Su’s reports provide us with eyes and ears in a place that has suffered a catastrophic natural event with huge consequences on human technology and society.  At this point we are only able to share in Su’s bearing witness, two years later, to the continued impact.

Abandoned School, Photo and permission Su Grierson 2013

Abandoned School, Photo and permission Su Grierson 2013

Yesterday we set off in pretty bad conditions for the long journey to Minamisouma City. As always snow that would have brought the UK to a standstill seemed to make no difference here. With winter tyres everyone seems to drive normally. We did see a couple of lorries with issues, but generally people just seem to ignore the weather. Ms Kobyashi, a curator from Izsu Kawamatsu Museum, willingly drove us for 9 hours in dreadful conditions.

SG ghost town

Ghost Town, Photo and permission Su Grierson, 2013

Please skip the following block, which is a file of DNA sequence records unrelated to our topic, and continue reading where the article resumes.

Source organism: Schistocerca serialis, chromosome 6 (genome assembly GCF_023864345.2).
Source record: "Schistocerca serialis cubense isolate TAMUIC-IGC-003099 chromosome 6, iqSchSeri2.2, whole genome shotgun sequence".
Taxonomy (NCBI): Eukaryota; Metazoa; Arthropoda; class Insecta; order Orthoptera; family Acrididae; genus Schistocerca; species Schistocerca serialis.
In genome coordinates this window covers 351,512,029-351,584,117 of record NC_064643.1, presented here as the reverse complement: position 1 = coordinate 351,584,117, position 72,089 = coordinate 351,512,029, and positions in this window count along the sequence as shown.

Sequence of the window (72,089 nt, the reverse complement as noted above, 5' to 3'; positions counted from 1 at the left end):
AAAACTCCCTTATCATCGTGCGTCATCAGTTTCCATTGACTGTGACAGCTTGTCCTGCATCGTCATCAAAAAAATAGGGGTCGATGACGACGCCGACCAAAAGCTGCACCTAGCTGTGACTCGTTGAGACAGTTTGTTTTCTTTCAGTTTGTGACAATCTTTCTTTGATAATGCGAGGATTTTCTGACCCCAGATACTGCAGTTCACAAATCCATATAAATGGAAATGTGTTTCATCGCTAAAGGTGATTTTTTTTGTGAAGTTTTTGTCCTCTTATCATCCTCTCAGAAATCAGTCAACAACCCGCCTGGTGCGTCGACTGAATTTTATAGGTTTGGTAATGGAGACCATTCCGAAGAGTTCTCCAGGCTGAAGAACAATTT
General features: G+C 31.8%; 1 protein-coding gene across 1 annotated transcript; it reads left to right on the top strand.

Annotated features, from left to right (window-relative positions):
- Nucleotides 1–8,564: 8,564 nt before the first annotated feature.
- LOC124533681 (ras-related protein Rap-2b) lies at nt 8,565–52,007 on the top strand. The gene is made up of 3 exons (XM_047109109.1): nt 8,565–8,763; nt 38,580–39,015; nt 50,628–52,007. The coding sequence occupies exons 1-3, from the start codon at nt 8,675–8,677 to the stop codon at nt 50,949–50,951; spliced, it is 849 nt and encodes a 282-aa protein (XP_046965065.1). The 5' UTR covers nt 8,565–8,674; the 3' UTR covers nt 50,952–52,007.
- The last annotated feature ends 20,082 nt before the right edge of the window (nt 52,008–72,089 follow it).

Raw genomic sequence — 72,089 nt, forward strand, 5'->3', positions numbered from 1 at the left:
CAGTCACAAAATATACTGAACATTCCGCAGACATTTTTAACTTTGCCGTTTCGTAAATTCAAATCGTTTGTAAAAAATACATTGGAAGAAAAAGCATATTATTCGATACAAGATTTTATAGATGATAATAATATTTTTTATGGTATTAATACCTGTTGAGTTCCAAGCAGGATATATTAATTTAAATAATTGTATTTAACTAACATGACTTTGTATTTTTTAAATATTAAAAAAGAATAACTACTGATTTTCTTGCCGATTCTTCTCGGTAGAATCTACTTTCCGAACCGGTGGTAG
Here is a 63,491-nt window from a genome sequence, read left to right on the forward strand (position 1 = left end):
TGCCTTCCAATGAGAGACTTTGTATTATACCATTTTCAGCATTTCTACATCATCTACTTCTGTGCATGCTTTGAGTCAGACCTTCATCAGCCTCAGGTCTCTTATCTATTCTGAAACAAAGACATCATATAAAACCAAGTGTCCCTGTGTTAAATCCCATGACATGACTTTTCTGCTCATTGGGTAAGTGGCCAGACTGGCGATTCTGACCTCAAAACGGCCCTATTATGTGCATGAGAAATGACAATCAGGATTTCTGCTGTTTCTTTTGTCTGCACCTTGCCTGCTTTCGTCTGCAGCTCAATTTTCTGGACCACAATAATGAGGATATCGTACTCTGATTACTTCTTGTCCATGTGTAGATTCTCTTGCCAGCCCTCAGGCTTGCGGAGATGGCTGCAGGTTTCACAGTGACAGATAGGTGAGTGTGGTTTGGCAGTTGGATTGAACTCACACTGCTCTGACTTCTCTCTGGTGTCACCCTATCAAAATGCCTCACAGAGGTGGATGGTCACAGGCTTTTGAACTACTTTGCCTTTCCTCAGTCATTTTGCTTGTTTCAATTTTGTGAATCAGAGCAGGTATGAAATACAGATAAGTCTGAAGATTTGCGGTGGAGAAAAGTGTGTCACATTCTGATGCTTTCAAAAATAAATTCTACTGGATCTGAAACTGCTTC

The Director of Minamisouma City Museum then acted as our guide to visit the disaster area which is nearest to the nuclear disaster site. We carried radiation monitors in the car (you can buy them in the Home Centre) and although these increased as we went further in to the area, the level was mostly below that of the city Kitakata where we are staying and only once reached the daily level of the city of Oslo in Norway so nothing to worry about for us. Outside it is a different story, miles of empty houses including whole villages with cars, lorries and tractors left abandoned because they are too contaminated to be moved. The ghost towns with their traffic lights still working are an eerie and disturbing sight especially in near blizzard conditions. Houses of all sizes are left abandoned with police patrol cars driving round as protection. These black & white cars with their silent red rotating beacons add an almost holocaust atmosphere as they glide around the empty roads. Apparently the public are not allowed within the 10 km zone, but because we were in an official car it was allowed – I still got the feeling we were being followed with red lights suddenly appearing nearby. Ex residents are allowed back to visit their property in the 10 – 20 km area, but are not allowed to live there. Some are allowed to plant their land and for one year will get paid by the Government for the difference between their previous and current value – hopefully no-one would buy. Presumably this is an attempt to de-contaminate the land but I couldn’t clarify that and I also don’t know if it is only after top soil has been removed. I have to add that all I write has been gleaned through non-professional interpreters and there is often difficulty in putting follow-up questions. However I feel it is worth recording what I hear and see.